By 1891, with the six colonies at loggerheads and the Victorian and New South Wales economies in freefall, Australia’s great federation movement ground to a halt. The cause took another blow when its champion, Sir Henry Parkes, resigned as Premier of New South Wales later that year.
The task of unifying the colonies fell to younger men like Edmund Barton and Alfred Deakin, who would devote the next 10 years to the creation of a Constitution for a federated Australia. At federal conventions in Melbourne, Adelaide and Sydney, delegates from each colony met to hammer out a Constitution. The final draft was taken to the people at referendums between 1898 and 1900.
On 9 July 1900, Queen Victoria gave her royal assent, making the Australian Constitution law. Australia celebrated its first birthday as a new nation on 1 January 1901, when its Constitution came into force.
The idea of joining the Australian colonies together had been in the minds of officials for many decades before 1901 when Federation was achieved, even before the division of the Colonies into the familiar areas of land that have since remained almost unchanged (with only the Northern Territory separating from South Australia in 1911) and which shaped the States of the Commonwealth. In the decade before the separation of Victoria (1851) and Queensland (1859) from New South Wales which completed the colonial ‘mapping’ of the nineteenth century, the federal ‘idea was already in the air’.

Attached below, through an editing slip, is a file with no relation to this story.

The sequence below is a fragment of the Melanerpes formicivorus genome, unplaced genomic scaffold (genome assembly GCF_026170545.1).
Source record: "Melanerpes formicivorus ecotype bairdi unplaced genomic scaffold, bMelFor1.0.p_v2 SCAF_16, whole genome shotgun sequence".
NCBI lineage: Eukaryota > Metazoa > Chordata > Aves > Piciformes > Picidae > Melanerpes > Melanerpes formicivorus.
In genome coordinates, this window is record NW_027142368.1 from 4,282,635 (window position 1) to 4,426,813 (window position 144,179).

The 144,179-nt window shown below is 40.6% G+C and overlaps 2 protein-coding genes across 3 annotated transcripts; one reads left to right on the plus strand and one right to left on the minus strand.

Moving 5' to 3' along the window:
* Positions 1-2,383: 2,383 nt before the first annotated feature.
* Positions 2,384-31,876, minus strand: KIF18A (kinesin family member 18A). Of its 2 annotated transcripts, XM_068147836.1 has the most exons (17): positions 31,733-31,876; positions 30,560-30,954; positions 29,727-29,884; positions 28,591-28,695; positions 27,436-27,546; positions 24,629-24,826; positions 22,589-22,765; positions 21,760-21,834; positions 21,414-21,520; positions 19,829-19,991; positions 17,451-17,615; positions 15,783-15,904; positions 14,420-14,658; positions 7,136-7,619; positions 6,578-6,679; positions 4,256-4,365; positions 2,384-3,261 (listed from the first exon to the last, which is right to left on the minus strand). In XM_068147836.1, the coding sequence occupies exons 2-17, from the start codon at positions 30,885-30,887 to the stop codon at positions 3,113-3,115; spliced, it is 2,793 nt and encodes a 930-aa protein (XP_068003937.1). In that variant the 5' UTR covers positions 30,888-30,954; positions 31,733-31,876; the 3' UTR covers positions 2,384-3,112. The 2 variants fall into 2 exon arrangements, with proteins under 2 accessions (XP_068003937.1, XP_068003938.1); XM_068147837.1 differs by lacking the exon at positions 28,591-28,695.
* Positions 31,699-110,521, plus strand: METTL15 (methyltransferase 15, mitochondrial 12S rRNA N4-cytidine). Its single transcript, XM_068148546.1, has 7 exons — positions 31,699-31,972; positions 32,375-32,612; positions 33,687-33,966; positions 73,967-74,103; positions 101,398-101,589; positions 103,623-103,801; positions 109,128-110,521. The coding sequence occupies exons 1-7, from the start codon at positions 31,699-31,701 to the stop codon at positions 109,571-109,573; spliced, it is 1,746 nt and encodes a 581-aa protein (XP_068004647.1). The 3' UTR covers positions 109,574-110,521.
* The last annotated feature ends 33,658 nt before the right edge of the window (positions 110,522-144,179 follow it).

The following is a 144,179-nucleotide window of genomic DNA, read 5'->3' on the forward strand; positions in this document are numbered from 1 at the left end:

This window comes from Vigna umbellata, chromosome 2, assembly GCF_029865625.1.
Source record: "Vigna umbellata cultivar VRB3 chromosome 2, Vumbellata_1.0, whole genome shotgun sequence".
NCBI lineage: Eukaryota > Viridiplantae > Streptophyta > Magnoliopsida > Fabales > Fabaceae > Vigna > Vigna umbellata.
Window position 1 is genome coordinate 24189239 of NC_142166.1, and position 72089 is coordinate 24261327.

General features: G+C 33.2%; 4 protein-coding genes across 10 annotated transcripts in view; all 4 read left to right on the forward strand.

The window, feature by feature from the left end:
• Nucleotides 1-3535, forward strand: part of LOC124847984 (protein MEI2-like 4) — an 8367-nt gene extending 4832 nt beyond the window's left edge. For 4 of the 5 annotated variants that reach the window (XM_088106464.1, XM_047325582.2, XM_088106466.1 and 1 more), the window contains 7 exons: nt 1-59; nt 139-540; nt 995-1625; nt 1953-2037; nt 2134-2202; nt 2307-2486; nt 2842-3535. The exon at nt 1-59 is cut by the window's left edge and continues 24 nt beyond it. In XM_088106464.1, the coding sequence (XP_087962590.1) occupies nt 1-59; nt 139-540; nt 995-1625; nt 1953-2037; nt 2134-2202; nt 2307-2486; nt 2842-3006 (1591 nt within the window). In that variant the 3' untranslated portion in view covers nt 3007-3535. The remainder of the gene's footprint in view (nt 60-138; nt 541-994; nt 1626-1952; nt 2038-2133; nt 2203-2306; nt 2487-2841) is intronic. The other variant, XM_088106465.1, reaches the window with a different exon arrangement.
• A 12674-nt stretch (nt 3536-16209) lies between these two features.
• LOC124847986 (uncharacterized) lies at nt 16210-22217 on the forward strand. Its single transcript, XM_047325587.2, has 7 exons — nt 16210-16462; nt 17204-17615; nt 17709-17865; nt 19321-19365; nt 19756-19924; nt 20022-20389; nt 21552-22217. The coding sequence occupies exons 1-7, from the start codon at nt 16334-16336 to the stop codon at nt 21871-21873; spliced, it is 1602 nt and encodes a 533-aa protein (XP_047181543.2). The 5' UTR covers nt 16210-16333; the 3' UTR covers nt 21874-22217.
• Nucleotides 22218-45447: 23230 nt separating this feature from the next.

At a general intercolonial Conference, in 1867, discussion indeed got so far as to resolve that there should be a Federal Council. Henry Parkes, at that stage Colonial Secretary in the New South Wales Government, characteristically saw the matter in visionary terms, and spoke prophetically of ‘a new constellation in the heavens, and the footprints of six young giants [the Colonies] in the morning dew’. But the young giants preferred their own patches to the common plot of ‘morning dew’.
While, as one federal scheme succeeded another, almost everyone agreed in principle that some sort of union was a good idea, each proposal failed as the one before had done. British schemes invariably came up against Australian protests over failure to consult; proposals from New South Wales (which produced the majority) irritated the other Colonies because New South Wales always seemed to allocate itself the pre-eminent place in its scheme. Victorian schemes were rejected by New South Wales because these did not sufficiently recognise that Colony’s pre-eminence. And so it went on.